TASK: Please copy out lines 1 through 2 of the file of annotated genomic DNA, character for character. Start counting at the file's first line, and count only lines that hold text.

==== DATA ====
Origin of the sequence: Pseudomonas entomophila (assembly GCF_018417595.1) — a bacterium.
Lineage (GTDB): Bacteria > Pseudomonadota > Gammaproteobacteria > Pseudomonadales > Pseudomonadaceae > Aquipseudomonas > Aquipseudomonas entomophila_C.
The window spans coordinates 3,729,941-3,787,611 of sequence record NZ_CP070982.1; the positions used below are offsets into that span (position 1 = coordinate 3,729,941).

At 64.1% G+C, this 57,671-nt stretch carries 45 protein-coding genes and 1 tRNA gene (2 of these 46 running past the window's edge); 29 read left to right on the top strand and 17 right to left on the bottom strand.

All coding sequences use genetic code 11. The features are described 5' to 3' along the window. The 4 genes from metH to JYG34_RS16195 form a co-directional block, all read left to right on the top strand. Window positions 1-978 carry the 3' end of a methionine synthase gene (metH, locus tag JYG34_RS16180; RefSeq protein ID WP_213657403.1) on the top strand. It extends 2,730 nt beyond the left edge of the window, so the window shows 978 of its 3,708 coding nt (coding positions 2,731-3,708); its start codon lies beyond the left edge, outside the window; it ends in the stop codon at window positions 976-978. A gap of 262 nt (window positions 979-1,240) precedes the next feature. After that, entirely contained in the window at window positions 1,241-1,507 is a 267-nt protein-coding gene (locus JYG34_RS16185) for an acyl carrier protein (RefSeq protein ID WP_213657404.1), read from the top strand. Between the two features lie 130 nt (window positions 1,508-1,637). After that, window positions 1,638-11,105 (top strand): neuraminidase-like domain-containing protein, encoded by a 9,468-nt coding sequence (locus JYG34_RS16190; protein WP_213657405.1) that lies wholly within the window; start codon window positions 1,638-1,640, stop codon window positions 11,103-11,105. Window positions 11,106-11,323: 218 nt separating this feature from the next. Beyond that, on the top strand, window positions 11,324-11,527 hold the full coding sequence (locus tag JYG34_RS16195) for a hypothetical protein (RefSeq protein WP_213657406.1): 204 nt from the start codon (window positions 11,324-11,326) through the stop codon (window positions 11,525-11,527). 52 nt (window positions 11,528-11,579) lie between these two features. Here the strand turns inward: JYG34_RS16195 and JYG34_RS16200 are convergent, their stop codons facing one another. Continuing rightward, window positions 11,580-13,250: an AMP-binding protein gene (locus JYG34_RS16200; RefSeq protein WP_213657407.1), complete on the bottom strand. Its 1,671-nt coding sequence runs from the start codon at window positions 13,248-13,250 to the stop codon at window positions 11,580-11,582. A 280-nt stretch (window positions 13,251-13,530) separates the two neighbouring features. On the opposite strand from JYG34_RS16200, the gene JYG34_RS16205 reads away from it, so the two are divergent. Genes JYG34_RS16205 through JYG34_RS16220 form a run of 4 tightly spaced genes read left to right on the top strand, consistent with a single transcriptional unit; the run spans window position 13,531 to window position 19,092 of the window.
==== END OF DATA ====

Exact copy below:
Origin of the sequence: Pseudomonas entomophila (assembly GCF_018417595.1) — a bacterium.
Lineage (GTDB): Bacteria > Pseudomonadota > Gammaproteobacteria > Pseudomonadales > Pseudomonadaceae > Aquipseudomonas > Aquipseudomonas entomophila_C.